- I have had a personal experience with Shiaqga detoxifying me from heavy metal poisoning. I have even had one doctor shared with me his study he did with Shiaqga verses this normal more expensive intravenous chelation therapy. His study showed that the taking of two times the recommended daily dosage of Shiaqga for six weeks provided significantly better results. Another added benefit to taking the Shiaqga is its ability to assist with the modulation of the immune system. The immune system is the body’s first line of protection against disease and infection. A weak or non-functioning immune system due to poor diet, stress, and toxins can significantly contribute to disease. When the body does not have the proper nutrients, or when its cellular programming is impaired, it cannot heal properly.
- Plant essences, derived from herbs, seeds, and leaves, were the first medicines of our ancestors. The Therapeutic Essential Oils contain hundreds of molecules that not only work together to kill viruses and bacteria but also to detoxify and heal the body.
- Start with a change in lifestyle by eating healthy (vegetables, fruits, greens), taking supplements, drinking water, and exercising (moving). By giving the body the proper fuel it will detoxify and heal.
Beneficial Heavy Metals
In small quantities, certain heavy metals are nutritionally essential for a healthy life. Some of these are referred to as the trace elements (e.g., iron, copper, manganese, and zinc). These elements, or some form of them, are commonly found naturally in foodstuffs like fruits and vegetables.
For the most part, I consider most all mineral supplements as non beneficial and even harmful. Almost always the minerals contained in the supplements are in the incorrect form for proper body healing. (Example: Coral Calcium contains 93% “bad” or improperly utilized calcium and only 7% “good” calcium.) Make sure any mineral supplements you take are completely from the plant source.
As noted earlier, there are 35 metals of concern, with 23 of them called the heavy metals. Toxicity can result from any of these metals. This protocol will address the metals that are most likely encountered in our daily environment. Briefly covered will be four metals that are included in the ATSDR's "Top 20 Hazardous Substances" list. Iron and aluminum will also be discussed even though they do not appear on the ATSDR's list.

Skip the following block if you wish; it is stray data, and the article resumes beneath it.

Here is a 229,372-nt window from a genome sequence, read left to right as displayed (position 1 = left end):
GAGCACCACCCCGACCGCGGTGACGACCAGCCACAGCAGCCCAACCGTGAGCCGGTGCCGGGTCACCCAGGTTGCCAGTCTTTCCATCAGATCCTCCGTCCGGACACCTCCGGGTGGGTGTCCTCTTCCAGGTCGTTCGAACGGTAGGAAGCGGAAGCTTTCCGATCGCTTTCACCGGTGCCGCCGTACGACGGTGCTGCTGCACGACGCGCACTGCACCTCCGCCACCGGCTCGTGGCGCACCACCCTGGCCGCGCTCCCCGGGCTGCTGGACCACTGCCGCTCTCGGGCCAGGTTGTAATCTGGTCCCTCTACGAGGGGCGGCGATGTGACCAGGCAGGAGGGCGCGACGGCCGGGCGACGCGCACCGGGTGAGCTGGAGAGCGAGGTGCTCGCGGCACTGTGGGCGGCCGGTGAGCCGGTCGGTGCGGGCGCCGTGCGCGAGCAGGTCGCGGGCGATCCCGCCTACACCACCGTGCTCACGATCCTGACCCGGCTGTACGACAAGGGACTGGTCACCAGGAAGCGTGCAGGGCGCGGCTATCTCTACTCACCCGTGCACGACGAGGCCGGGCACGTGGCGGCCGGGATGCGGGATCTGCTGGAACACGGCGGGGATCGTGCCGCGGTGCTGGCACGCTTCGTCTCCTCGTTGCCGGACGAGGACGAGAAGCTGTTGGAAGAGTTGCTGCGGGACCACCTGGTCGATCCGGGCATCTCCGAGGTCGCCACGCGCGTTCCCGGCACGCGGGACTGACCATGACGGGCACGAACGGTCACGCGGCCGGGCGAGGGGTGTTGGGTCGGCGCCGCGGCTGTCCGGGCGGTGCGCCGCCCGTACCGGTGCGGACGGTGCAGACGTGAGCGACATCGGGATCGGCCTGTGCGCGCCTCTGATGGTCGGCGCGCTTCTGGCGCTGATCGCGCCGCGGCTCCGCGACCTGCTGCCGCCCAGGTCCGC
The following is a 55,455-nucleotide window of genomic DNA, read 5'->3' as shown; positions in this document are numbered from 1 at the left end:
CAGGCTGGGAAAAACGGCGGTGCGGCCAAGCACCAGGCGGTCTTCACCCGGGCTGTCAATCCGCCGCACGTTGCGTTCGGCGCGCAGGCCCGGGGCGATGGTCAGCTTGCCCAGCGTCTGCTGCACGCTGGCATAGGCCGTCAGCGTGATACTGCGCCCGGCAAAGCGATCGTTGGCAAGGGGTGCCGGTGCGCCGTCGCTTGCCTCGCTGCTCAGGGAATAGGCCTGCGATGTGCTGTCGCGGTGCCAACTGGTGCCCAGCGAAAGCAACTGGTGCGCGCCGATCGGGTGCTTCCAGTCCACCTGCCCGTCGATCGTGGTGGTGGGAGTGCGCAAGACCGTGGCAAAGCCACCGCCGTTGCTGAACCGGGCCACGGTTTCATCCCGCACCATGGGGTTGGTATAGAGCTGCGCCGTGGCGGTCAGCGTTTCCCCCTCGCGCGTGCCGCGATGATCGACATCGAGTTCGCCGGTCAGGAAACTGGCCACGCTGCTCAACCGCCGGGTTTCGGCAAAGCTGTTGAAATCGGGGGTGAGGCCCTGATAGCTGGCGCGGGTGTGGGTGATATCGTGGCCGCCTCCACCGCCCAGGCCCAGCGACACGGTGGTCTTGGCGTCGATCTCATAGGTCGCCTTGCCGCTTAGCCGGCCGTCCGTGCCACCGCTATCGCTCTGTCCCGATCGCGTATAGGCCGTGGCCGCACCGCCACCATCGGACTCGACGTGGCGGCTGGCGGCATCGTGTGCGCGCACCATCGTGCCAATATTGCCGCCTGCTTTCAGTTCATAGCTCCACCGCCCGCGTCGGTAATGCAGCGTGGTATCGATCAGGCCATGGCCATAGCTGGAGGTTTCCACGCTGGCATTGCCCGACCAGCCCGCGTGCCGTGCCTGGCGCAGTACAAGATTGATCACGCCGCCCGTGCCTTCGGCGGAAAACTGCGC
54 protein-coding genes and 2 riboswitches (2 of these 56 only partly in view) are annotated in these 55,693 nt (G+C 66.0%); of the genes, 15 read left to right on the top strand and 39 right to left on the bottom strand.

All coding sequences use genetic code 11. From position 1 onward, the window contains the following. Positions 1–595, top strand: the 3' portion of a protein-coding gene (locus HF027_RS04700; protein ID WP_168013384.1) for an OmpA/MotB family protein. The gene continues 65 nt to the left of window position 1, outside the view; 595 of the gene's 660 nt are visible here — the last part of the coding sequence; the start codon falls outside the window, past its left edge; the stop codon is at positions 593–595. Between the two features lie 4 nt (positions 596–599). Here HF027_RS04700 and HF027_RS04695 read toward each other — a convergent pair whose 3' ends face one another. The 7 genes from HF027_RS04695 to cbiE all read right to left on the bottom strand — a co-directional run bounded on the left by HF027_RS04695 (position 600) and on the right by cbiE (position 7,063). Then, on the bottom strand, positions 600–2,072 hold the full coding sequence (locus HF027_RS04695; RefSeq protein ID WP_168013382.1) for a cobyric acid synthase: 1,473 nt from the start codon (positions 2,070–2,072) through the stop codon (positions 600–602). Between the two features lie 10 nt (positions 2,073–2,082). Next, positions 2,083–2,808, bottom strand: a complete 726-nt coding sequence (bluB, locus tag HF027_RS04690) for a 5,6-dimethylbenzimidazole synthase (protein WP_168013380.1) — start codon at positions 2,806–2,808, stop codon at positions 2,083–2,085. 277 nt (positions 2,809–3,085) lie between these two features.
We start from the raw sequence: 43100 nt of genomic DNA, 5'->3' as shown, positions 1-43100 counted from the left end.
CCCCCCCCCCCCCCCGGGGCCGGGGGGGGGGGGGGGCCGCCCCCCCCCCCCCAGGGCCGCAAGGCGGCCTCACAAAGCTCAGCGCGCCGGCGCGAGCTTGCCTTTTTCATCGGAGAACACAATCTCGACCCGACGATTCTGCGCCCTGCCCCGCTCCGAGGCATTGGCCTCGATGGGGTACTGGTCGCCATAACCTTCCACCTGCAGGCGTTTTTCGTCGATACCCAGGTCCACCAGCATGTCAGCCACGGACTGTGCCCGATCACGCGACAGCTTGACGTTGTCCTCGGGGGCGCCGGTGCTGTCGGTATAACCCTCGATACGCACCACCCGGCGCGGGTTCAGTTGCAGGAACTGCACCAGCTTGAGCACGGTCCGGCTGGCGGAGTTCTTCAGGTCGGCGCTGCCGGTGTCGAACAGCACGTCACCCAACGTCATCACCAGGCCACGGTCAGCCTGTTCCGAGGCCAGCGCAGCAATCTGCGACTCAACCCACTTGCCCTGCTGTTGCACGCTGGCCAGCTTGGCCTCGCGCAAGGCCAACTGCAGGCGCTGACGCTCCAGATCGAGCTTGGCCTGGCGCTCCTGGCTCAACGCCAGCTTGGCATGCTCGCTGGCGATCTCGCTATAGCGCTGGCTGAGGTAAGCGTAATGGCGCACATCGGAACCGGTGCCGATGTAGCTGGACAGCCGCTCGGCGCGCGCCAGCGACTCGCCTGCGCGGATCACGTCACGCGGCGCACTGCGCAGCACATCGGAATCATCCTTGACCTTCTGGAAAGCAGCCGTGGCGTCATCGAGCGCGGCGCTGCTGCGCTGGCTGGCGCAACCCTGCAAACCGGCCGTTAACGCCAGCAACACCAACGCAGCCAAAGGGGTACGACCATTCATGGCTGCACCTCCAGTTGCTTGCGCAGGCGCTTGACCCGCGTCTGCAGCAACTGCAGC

1. Arsenic is the most common cause of acute heavy metal poisoning in adults and is number 1 on the ATSDR's "Top 20 List." Arsenic is released into the environment by the smelting process of copper, zinc, and lead, as well as by the manufacturing of chemicals and glasses. Arsine gas is a common byproduct produced by the manufacturing of pesticides that contain arsenic. Arsenic may be also be found in water supplies worldwide, leading to exposure of shellfish, cod, and haddock. Other sources are paints, rat poisoning, fungicides, and wood preservatives. Target organs are the blood, kidneys, and central nervous, digestive, and skin.
2. Lead is number 2 on the ATSDR's "Top 20 List." Lead accounts for most of the cases of pediatric heavy metal poisoning. It is a very soft metal and was used in pipes, drains, and soldering materials for many years. Millions of homes built before 1940 still contain lead in painted surfaces, leading to chronic exposure from weathering, flaking, chalking, and dust. Every year, industry produces about 2.5 million tons of lead throughout the world. Most of this lead is used for batteries. The remainder is used for cable coverings, fuel additives, plumbing, and ammunition. Other uses are as paint pigments and in PVC plastics, x-ray shielding, crystal glass production, and pesticides. The organs the lead targets are the bones, brain, blood, kidneys, and thyroid gland.
3. Mercury is number 3 on ATSDR's "Top 20 List" is mercury. It is generated naturally in the environment from the degassing of the earth's crust, from volcanic emissions. It exists in three forms: elemental mercury and organic and inorganic mercury. Mining operations, chloralkali plants, and paper industries are significant producers of mercury. Atmospheric mercury is dispersed across the globe by winds and returns to the earth in rainfall, accumulating in aquatic food chains and fish in lakes.
Mercury compounds were added to paint as a fungicide until 1990. These compounds are now banned; however, old paint supplies and surfaces painted with these old supplies still exist. Mercury continues to be used in thermometers, thermostats, and dental amalgam. Medicines, such as mercurochrome and merthiolate, are still available. Algaecides and childhood vaccines are also potential sources. Inhalation is the most frequent cause of exposure to mercury. The organic form is readily absorbed in the gastrointestinal tract (90-100%); lesser but still significant amounts of inorganic mercury are absorbed in the gastrointestinal tract (7-15%). The target organs are the brain and kidneys for mercury.